Watching news about the environment on TV can be depressing. Whether it’s climate change or the disappearance of another animal species, it seems as if there’s nothing we can do to change things. The problems seem so big that it’s difficult to imagine how we as individuals can do anything about them. Rebecca Hosking however thought differently and her story can be an example to all of us.
Rebecca is a wildlife camerawoman and she was filming a documentary for the BBC in the Pacific Ocean when she saw something that made her cry—hundreds of dead birds that had died because they had accidentally eaten some of the tonnes of plastic that is thrown into the sea each year. Beaches in Honolulu and other Pacific islands that should have been some of the most beautiful places in the world were covered with plastic toys, drinks bottles, keyboards, pens, cigarette lighters—every plastic thing you can think of. As well as seabirds other animals were suffering—whales, dolphins, seals, turtles—Rebecca saw the suffering that was being caused by thrown away plastic.
At this point, most of us would have felt sad and helpless but Rebecca decided she had to do something. Back at home she thought about what she could do to help solve the problem of throwaway plastic. In her home town of Modbury in the south west of England she showed a film from the island to local shopkeepers and asked them if they could do one thing to help. She asked them to stop using plastic bags in their shops.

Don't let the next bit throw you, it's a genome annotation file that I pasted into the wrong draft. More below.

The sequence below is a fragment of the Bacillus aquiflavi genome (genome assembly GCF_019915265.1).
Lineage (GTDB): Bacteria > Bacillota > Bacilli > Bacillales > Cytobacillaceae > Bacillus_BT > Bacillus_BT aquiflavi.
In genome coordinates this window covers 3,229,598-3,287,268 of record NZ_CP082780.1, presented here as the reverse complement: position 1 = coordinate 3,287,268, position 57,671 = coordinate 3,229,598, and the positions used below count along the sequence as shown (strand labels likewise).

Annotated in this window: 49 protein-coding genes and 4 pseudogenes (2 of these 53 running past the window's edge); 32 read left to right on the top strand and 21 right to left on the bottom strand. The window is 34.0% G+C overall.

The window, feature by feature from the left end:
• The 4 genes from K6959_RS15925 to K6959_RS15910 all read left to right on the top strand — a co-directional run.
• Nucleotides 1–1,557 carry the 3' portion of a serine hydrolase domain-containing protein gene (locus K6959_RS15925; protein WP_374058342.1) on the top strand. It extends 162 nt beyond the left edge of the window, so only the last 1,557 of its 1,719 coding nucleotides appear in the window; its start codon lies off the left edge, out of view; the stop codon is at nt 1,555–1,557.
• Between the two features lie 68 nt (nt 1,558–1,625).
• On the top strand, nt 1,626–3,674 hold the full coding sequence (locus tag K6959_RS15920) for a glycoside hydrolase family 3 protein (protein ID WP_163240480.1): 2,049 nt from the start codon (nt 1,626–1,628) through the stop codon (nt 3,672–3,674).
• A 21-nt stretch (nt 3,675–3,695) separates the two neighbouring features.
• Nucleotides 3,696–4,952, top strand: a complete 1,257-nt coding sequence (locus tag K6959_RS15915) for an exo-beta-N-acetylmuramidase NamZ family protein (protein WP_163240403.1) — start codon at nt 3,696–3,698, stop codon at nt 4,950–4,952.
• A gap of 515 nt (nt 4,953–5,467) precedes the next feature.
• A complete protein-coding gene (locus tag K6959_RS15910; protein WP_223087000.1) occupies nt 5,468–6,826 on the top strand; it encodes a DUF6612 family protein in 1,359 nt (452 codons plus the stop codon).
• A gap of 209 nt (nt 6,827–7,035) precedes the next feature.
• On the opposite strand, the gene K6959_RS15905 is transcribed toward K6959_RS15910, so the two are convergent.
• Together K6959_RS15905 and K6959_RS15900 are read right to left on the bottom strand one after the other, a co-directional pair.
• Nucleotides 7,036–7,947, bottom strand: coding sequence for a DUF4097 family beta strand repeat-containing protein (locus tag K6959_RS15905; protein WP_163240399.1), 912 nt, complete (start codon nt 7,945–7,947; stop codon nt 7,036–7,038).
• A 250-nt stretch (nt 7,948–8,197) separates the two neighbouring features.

Rebecca expected the shopkeepers to refuse. Plastic bags are used everywhere in Britain—every supermarket, every corner shop—and customers expect to be given something to carry their shopping in. The numbers are amazing. Britain uses nearly 17 billion plastic bags each year. That’s 300 for every man, woman and child in the country. And the bags can take hundreds of years to break down because they are chemical rather than natural so each year the sea and the environment become more and more polluted.
To Rebecca’s surprise, the shopkeepers agreed and Modbury became the first plastic-bag free town in Britain. Shops offered reusable cotton bags or biodegradable bags. People in the town got used to taking a shopping bag with them to the supermarket—just like their grandparents had done beforeplastic bags were invented.
In the months that followed, other towns in Britain followed Modbury’s example. The small town of Hebden Bridge in northern England became the second plastic bag free town when four women there saw Rebecca’s film and decided to act. Like Rebecca, they expected opposition from shopkeepers but found that they were pushing an open door. ‘It’s a no-brainer,’ says one of the Hebden Bridge ‘bag ladies,’ ‘Plastic bags are not greatly loved. They’re useful but we don’t really need them and people are happy to help try to change things.’
More and more towns around Britain and around the world are becoming plastic bag free. It won’t solve all of the world’s environmental problems but it shows that people are becoming active and starting to think about how the little things in their daily lives can have a big effect in the world. It also shows us that when we watch the news and feel helpless there is something we can do and that one person can make a big change with a strong enough belief.